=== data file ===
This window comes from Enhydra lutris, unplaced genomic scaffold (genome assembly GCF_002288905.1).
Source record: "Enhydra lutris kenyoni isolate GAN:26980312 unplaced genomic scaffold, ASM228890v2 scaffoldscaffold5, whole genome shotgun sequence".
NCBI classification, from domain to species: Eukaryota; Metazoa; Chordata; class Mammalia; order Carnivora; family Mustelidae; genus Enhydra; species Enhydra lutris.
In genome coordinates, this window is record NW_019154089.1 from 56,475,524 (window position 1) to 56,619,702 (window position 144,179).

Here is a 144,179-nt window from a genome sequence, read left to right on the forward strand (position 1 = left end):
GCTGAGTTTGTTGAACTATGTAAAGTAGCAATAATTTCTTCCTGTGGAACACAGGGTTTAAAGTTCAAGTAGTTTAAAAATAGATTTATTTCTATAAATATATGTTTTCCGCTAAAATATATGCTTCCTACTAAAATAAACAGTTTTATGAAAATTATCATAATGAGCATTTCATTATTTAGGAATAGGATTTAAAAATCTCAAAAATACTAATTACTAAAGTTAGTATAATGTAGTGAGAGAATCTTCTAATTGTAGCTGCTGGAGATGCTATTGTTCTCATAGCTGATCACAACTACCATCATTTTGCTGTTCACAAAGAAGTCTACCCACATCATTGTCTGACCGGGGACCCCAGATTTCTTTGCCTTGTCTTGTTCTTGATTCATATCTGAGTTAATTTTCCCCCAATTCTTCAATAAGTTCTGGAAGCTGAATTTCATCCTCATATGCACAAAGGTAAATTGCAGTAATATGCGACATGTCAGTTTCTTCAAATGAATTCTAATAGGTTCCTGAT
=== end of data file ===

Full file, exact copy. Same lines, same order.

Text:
This window comes from Enhydra lutris, unplaced genomic scaffold (genome assembly GCF_002288905.1).
Source record: "Enhydra lutris kenyoni isolate GAN:26980312 unplaced genomic scaffold, ASM228890v2 scaffoldscaffold5, whole genome shotgun sequence".
NCBI classification, from domain to species: Eukaryota; Metazoa; Chordata; class Mammalia; order Carnivora; family Mustelidae; genus Enhydra; species Enhydra lutris.
In genome coordinates, this window is record NW_019154089.1 from 56,475,524 (window position 1) to 56,619,702 (window position 144,179).

Here is a 144,179-nt window from a genome sequence, read left to right on the forward strand (position 1 = left end):
GCTGAGTTTGTTGAACTATGTAAAGTAGCAATAATTTCTTCCTGTGGAACACAGGGTTTAAAGTTCAAGTAGTTTAAAAATAGATTTATTTCTATAAATATATGTTTTCCGCTAAAATATATGCTTCCTACTAAAATAAACAGTTTTATGAAAATTATCATAATGAGCATTTCATTATTTAGGAATAGGATTTAAAAATCTCAAAAATACTAATTACTAAAGTTAGTATAATGTAGTGAGAGAATCTTCTAATTGTAGCTGCTGGAGATGCTATTGTTCTCATAGCTGATCACAACTACCATCATTTTGCTGTTCACAAAGAAGTCTACCCACATCATTGTCTGACCGGGGACCCCAGATTTCTTTGCCTTGTCTTGTTCTTGATTCATATCTGAGTTAATTTTCCCCCAATTCTTCAATAAGTTCTGGAAGCTGAATTTCATCCTCATATGCACAAAGGTAAATTGCAGTAATATGCGACATGTCAGTTTCTTCAAATGAATTCTAATAGGTTCCTGAT